Hours after Argentina's new Minister of Economy Sergio Massa was sworn into office, he pledged to stop printing money in an attempt to halt a spiraling currency crisis that has seen inflation hit 60% - and has been projected to reach 90% by the end of this year.
According to the Buenos Aires Times, Massa's economic roadmap also focuses on boosting exports, reducing the country's fiscal deficit, and refilling the central bank's severely depleted reserves.
Protests have erupted across the country over the last several months, as citizens are demanding that their center-left government reinstate various subsidies, and reconsider cutting more - such as the country's notorious welfare program, which has grown to 22 million Argentinians receiving assistance amid a 43% unemployment rate.
The country's deteriorating economic picture has left it cut off from international capital markets as the Fernández administration has relied on printing money to cover its chronic fiscal debt.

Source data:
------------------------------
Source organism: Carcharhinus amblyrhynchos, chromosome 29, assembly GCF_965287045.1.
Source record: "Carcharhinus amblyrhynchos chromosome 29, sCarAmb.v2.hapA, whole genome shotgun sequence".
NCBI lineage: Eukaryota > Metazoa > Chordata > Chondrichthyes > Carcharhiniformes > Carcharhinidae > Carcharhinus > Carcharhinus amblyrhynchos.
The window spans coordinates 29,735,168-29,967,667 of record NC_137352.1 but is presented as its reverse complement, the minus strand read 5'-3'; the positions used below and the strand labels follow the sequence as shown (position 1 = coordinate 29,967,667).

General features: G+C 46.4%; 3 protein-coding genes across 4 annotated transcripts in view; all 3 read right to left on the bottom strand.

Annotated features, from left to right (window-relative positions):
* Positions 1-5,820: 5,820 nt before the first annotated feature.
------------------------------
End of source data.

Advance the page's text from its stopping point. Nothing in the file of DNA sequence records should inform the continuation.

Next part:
As the Epoch Times noted earlier in the week, the country’s state-funded programs extend to nearly every aspect of the economy, from wages to utilities, education, and health care.
Argentina already spends an estimated 800 million pesos per day—a sum of more than US$6 million—on state benefit programs.
Concurrently, inflation in the South American nation hit 58 percent in May and soared above 60 percent in July. By comparison, national inflation was just over 14 percent in 2015.
Harry Lorenzo, chief finance officer of Income Based Research, told The Epoch Times the spending habits of Argentina’s government are at the root of the escalating problem.
“The Argentine government has been grappling with a collapsing economy for some time now. The main reason for this is the government’s unsustainable spending, which has been funded in part by generous welfare programs,” Lorenzo explained.
While the Peso's official spot price has weakened to over 130/USD...
The grey market 'blue dollar' for US dollars is trading dramatically weaker at around 300/USD...